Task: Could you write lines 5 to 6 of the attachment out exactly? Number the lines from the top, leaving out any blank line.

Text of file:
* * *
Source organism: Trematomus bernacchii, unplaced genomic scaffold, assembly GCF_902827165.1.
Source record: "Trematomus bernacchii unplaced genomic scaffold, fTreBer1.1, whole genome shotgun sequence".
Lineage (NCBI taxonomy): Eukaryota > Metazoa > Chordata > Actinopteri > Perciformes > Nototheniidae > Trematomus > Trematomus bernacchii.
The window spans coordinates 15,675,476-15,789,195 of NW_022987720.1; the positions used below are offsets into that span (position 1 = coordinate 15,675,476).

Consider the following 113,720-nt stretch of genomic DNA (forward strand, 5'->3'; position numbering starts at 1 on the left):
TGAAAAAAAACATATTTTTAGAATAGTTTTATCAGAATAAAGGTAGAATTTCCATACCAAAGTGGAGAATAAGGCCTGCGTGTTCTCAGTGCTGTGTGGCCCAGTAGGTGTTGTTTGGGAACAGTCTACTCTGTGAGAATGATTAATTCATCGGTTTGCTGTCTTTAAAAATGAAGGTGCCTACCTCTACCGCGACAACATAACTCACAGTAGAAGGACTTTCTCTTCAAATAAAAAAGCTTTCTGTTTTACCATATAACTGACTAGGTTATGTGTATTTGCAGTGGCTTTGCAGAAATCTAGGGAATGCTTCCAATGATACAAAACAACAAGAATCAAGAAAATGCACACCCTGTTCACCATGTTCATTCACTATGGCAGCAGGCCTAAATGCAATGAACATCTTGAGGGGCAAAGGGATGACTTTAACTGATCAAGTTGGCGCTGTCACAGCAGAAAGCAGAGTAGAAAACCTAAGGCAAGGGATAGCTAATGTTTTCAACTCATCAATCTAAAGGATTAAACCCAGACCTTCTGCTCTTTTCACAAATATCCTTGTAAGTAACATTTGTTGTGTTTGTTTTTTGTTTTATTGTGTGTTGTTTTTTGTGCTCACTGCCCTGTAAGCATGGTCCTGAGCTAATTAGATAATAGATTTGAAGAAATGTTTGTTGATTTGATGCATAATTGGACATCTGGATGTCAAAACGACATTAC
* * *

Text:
Consider the following 113,720-nt stretch of genomic DNA (forward strand, 5'->3'; position numbering starts at 1 on the left):
TGAAAAAAAACATATTTTTAGAATAGTTTTATCAGAATAAAGGTAGAATTTCCATACCAAAGTGGAGAATAAGGCCTGCGTGTTCTCAGTGCTGTGTGGCCCAGTAGGTGTTGTTTGGGAACAGTCTACTCTGTGAGAATGATTAATTCATCGGTTTGCTGTCTTTAAAAATGAAGGTGCCTACCTCTACCGCGACAACATAACTCACAGTAGAAGGACTTTCTCTTCAAATAAAAAAGCTTTCTGTTTTACCATATAACTGACTAGGTTATGTGTATTTGCAGTGGCTTTGCAGAAATCTAGGGAATGCTTCCAATGATACAAAACAACAAGAATCAAGAAAATGCACACCCTGTTCACCATGTTCATTCACTATGGCAGCAGGCCTAAATGCAATGAACATCTTGAGGGGCAAAGGGATGACTTTAACTGATCAAGTTGGCGCTGTCACAGCAGAAAGCAGAGTAGAAAACCTAAGGCAAGGGATAGCTAATGTTTTCAACTCATCAATCTAAAGGATTAAACCCAGACCTTCTGCTCTTTTCACAAATATCCTTGTAAGTAACATTTGTTGTGTTTGTTTTTTGTTTTATTGTGTGTTGTTTTTTGTGCTCACTGCCCTGTAAGCATGGTCCTGAGCTAATTAGATAATAGATTTGAAGAAATGTTTGTTGATTTGATGCATAATTGGACATCTGGATGTCAAAACGACATTAC